The One Concept Method – What and Why?


I just recently made the switch to the one concept method, and gosh I’m glad I did. No idea what this is? It’s ok – I didn’t either. The One Concept Method is where the designer only presents one concept. The name is pretty self explanatory, but also a bit of a mindblowing concept for some of us. In more blunt terms, it’s where the designer takes charge and presents what they know to be the best concept. I know, I couldn’t fathom it either.

Up until very recently I presented three to four concepts. Then I learned about the one concept method.

THREE to FOUR. Guys, that’s insane.  When I was considering making the switch, I did some brainstorming to think how I could provide more value to a one concept presentation to justify it. I took a look at the presentations I had been sending out, and realized they were chock full of value (5-10 mockups for each concept). Essentially I was creating four different brands for each presentation.

It’s a lot of work to come up with several concepts that still fit within the visual direction of the moodboard. In my opinion, it’s unnecessary work. It’s confusing to the client and almost always results in a ‘Frankestein’ logo. That’s when the final result is a little bit from each concept. The presentations I had been sending out were full of value, but they were confusing and gave the client too much say.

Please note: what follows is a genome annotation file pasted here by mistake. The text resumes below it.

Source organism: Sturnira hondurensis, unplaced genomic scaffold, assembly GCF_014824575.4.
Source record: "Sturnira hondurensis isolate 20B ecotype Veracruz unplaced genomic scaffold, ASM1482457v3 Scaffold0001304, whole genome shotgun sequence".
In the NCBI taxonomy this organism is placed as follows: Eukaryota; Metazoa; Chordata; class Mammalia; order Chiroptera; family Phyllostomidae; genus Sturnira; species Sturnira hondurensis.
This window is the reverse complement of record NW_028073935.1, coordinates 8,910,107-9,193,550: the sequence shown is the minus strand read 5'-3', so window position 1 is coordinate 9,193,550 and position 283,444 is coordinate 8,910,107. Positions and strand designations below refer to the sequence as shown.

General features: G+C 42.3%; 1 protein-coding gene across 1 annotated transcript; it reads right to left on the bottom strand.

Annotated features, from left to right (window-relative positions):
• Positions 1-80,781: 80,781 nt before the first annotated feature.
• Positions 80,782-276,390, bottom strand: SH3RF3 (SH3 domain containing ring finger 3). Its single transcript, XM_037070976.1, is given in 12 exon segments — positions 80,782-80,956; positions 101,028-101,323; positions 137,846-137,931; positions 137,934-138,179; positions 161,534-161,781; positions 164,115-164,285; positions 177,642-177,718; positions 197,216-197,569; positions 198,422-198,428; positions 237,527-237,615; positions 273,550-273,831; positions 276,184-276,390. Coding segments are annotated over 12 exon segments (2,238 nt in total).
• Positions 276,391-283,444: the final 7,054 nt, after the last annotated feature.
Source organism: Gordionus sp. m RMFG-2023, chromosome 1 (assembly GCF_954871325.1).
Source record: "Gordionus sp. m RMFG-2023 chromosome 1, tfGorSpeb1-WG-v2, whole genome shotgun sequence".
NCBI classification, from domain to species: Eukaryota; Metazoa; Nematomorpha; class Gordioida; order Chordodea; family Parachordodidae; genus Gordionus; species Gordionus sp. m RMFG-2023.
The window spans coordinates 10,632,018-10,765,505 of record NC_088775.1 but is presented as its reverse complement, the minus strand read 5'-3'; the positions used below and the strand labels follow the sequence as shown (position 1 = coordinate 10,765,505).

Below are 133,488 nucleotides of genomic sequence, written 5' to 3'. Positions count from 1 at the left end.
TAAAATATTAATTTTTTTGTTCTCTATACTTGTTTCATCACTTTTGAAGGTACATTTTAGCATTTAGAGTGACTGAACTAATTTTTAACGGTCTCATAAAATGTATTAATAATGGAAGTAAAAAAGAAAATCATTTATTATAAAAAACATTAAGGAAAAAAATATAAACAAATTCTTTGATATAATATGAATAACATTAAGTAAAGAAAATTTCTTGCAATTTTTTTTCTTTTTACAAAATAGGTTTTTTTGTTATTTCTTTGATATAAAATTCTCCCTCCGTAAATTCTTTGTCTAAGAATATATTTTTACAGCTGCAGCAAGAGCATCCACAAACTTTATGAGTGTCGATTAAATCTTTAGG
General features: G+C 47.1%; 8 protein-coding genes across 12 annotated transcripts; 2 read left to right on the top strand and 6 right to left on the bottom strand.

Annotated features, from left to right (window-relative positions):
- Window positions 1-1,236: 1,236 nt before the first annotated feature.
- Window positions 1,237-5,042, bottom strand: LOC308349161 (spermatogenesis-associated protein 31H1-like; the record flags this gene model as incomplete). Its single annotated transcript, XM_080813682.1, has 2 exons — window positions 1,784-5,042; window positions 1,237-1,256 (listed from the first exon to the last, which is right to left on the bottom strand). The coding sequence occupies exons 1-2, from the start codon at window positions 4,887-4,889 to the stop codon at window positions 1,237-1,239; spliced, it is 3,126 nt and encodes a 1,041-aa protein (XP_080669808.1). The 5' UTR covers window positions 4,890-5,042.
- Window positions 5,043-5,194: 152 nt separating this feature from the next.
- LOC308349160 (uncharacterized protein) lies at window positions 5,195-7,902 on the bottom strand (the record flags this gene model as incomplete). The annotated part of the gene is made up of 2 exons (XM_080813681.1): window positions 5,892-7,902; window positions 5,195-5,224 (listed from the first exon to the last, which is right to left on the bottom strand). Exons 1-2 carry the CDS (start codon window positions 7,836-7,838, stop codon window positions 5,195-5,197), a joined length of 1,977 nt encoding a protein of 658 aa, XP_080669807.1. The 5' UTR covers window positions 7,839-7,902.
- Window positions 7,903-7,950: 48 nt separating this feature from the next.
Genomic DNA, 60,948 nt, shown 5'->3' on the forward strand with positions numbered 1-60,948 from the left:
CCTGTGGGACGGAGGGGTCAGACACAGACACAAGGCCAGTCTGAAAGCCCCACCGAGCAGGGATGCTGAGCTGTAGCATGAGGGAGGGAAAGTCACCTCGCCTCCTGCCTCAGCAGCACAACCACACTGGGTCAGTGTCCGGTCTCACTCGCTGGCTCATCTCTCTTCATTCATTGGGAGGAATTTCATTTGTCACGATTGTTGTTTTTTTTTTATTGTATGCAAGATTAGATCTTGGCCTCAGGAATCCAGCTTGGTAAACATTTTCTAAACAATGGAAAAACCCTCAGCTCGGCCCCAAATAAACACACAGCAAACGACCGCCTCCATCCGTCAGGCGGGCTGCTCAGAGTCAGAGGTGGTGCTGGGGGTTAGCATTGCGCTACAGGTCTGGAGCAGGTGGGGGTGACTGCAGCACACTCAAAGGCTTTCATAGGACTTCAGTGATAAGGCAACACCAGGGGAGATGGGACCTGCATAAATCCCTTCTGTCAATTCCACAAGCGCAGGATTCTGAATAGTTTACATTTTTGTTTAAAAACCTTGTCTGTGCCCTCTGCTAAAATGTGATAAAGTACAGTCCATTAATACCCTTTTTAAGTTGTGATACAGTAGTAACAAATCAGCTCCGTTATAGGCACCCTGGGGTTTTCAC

Don’t get me wrong here.

The client should love the logo, but when they see four different options, emotions are going to get involved (more on this in a later post). It took a lot of courage to move to this method. I had to tell myself ‘You’re trained and you’re good at this. Act like it’.

So far I’ve tested this with two different clients and had wildly successful results. Both concepts were approved almost immediately, with minimal refinements. I’ve never been prouder of my work than with these two projects. Making this switch has saved me time, further positioned me as the industry expert, and made me more confident in the work I’m sending off.

I had heard of this a few years ago and thought ‘wow, that sounds ideal’. I’ve been waiting for the ‘ideal’ time to introduce this to my clients. Spoiler alert; there’s no idea time – you’ve just got to do it. Here were some of my excuses: I’m not confident enough in my work to only show one concept, that’s not what people expect, that drive potential clients away, people want a say in the process, etc. So, what are your excuses?